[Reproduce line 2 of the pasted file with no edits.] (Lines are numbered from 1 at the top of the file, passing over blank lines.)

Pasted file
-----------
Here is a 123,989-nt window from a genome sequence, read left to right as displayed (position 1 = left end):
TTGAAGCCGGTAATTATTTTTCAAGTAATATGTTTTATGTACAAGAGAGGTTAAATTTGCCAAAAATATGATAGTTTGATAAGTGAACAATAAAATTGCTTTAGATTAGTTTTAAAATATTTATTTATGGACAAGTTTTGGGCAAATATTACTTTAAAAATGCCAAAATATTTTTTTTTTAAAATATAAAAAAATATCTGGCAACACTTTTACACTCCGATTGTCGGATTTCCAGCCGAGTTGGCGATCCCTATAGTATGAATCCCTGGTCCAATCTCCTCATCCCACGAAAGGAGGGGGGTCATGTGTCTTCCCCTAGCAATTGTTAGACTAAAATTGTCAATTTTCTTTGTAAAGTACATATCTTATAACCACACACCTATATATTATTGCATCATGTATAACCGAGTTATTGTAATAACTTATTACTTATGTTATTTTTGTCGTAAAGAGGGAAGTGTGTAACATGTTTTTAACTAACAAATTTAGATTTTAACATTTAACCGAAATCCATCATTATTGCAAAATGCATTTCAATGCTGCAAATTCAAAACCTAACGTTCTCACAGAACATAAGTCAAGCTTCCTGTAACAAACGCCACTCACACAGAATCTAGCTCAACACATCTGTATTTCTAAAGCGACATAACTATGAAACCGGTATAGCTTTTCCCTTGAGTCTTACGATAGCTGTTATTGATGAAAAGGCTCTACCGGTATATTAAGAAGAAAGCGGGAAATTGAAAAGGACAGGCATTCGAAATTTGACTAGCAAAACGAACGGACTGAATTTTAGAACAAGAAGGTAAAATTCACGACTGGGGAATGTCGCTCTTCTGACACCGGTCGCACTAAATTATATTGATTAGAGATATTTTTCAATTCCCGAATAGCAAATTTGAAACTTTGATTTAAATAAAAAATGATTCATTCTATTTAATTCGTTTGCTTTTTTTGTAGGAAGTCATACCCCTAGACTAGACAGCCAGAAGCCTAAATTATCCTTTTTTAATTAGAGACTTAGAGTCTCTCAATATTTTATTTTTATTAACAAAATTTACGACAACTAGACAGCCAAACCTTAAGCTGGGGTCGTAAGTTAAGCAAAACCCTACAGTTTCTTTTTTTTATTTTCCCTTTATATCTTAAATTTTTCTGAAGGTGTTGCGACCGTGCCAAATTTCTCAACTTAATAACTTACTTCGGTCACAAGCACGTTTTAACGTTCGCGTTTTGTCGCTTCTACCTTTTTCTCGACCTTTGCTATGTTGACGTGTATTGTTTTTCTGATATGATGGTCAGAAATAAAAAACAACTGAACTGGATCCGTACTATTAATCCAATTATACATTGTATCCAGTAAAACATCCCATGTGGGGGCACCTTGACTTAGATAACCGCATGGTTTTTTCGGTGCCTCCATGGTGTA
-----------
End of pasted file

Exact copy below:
TTGAAGCCGGTAATTATTTTTCAAGTAATATGTTTTATGTACAAGAGAGGTTAAATTTGCCAAAAATATGATAGTTTGATAAGTGAACAATAAAATTGCTTTAGATTAGTTTTAAAATATTTATTTATGGACAAGTTTTGGGCAAATATTACTTTAAAAATGCCAAAATATTTTTTTTTTAAAATATAAAAAAATATCTGGCAACACTTTTACACTCCGATTGTCGGATTTCCAGCCGAGTTGGCGATCCCTATAGTATGAATCCCTGGTCCAATCTCCTCATCCCACGAAAGGAGGGGGGTCATGTGTCTTCCCCTAGCAATTGTTAGACTAAAATTGTCAATTTTCTTTGTAAAGTACATATCTTATAACCACACACCTATATATTATTGCATCATGTATAACCGAGTTATTGTAATAACTTATTACTTATGTTATTTTTGTCGTAAAGAGGGAAGTGTGTAACATGTTTTTAACTAACAAATTTAGATTTTAACATTTAACCGAAATCCATCATTATTGCAAAATGCATTTCAATGCTGCAAATTCAAAACCTAACGTTCTCACAGAACATAAGTCAAGCTTCCTGTAACAAACGCCACTCACACAGAATCTAGCTCAACACATCTGTATTTCTAAAGCGACATAACTATGAAACCGGTATAGCTTTTCCCTTGAGTCTTACGATAGCTGTTATTGATGAAAAGGCTCTACCGGTATATTAAGAAGAAAGCGGGAAATTGAAAAGGACAGGCATTCGAAATTTGACTAGCAAAACGAACGGACTGAATTTTAGAACAAGAAGGTAAAATTCACGACTGGGGAATGTCGCTCTTCTGACACCGGTCGCACTAAATTATATTGATTAGAGATATTTTTCAATTCCCGAATAGCAAATTTGAAACTTTGATTTAAATAAAAAATGATTCATTCTATTTAATTCGTTTGCTTTTTTTGTAGGAAGTCATACCCCTAGACTAGACAGCCAGAAGCCTAAATTATCCTTTTTTAATTAGAGACTTAGAGTCTCTCAATATTTTATTTTTATTAACAAAATTTACGACAACTAGACAGCCAAACCTTAAGCTGGGGTCGTAAGTTAAGCAAAACCCTACAGTTTCTTTTTTTTATTTTCCCTTTATATCTTAAATTTTTCTGAAGGTGTTGCGACCGTGCCAAATTTCTCAACTTAATAACTTACTTCGGTCACAAGCACGTTTTAACGTTCGCGTTTTGTCGCTTCTACCTTTTTCTCGACCTTTGCTATGTTGACGTGTATTGTTTTTCTGATATGATGGTCAGAAATAAAAAACAACTGAACTGGATCCGTACTATTAATCCAATTATACATTGTATCCAGTAAAACATCCCATGTGGGGGCACCTTGACTTAGATAACCGCATGGTTTTTTCGGTGCCTCCATGGTGTA